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In 2005, I was keynoting an AIGA event in Jacksonville, Florida. Part of my daily ride to my destination involved passing an old, overrun Goony Golf mini-golf course. There was a spectacular and decrepit roadside dinosaur in front, clearly visible from the highway, that I simply had to photograph. During my keynote, I showed the audience the dinosaur in one of my slides, and only a few locals recognized it. After I mentioned that I took it not more than a mile away, they were a bit taken aback. This group of highly creative individuals had become so accustomed to passing the dinosaur in their daily routine that they no longer even saw this majestic beast deteriorating right in front of their eyes. Years later I learned that a few of the attendees had taken it upon themselves to save the roadside dinosaur from further deterioration by repairing him and moving him to a safer location.

They just needed to have their eyes opened to their own surroundings to be inspired. It was immensely gratifying to be part of this. It galvanized the lesson that inspiration can be found directly under our noses, and sometimes we just need to be nudged a little bit in one direction or another to actually see it.

January 16, 2013 - Comments Off on The Wild Hunt

The Wild Hunt

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Nearly 20 years ago in Monterey, I met David Carson at a HOW design conference. At conferences that followed, I found that he was always up for a conversation over a beer, providing that I picked up the tab. While that seems like a very elitist behavior to leave a young designer with the burden of paying for his beverages, I didn't mind. I was impressionable, and enjoyed the fact that I could have a yearly chat with someone I considered a design hero.

Now, one of the things I learned from Carson was a list of the two items that every designer should carry at all times. I have eagerly shared this advice with designers whom I've had the honor of speaking with over the past 10 or so years as a lecturer at conferences and events. These items are: a camera and a sketchbook. You can add your own elements (a pencil, marker, pen or brush is obviously important and food helps) to the “toolbox”, but the importance of what I learned from that simple and now obvious and likely unintentional “advice” was that as a designer, part of our job is to DOCUMENT. Whether by collecting printed doodads and trinkets from our travels or simply to photograph or sketch the things that we haven't seen before, we are squirrels collecting nuts of creative nutrition to bury in our books and save them for later, when we're hungry for inspiration.

...we are squirrels collecting nuts of creative nutrition to bury in our books and save them for later, when we're hungry for inspiration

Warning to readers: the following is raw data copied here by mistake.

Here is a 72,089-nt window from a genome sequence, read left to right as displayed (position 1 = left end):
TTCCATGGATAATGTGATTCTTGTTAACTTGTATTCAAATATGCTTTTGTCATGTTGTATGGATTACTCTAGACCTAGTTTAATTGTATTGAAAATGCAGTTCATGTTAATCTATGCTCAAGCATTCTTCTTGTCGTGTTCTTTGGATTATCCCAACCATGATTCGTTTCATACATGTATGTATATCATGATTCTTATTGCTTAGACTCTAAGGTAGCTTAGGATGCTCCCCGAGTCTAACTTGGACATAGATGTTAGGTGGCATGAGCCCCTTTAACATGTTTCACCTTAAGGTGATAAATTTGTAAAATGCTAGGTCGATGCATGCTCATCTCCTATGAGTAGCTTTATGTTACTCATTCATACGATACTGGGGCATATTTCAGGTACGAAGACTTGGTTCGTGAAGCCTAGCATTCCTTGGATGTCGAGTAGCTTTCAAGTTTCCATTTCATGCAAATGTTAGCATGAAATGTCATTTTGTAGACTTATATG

Fast forward to 2013. In thinking about those years past, I realized this morning that my recollection of conversations with Carson may be foggy. Sometimes we only remember what we want to remember - the good stuff, the takeaways of past experiences. Regardless, we now live in a world where digital devices allow us to capture - in increasing quality and seemingly unlimited quantity - our surroundings. Maybe it's easier to only have to carry around one device to photograph, write and capture life's experiences - or maybe the omnipresence of these devices, lessens the actual experience itself. Rather than simply experiencing life as it happens, perhaps we are now constantly on the wild hunt for stuff. We miss details while searching for things to happen.

Possibly the best experiences happen when we're not looking for them. In 1996, David Carson was sitting at the bar in Monterey, California, at a design conference holding court with some young impressionables like me. I joined the conversation and stayed until everyone else was too tired or drunk to continue. I never took a picture, sketched a sketch or saved an item to boost my memory of that evening. Maybe he told me to carry a camera and a sketchbook with me, or maybe I made that connection from something else he said. The point is that it doesn't matter. The tool in the designer's pack that David didn't mention was the brain -- to contain, process and recall what is important of our precious memories at a later date.

The tool in the designer’s pack that David didn’t mention was the brain — to contain, process and recall what is important of our precious memories at a later date

And if I ever see David at another conference, I'll once again listen more than speak, casually mention my point about the brain, and in the end, maybe let him buy me a beer.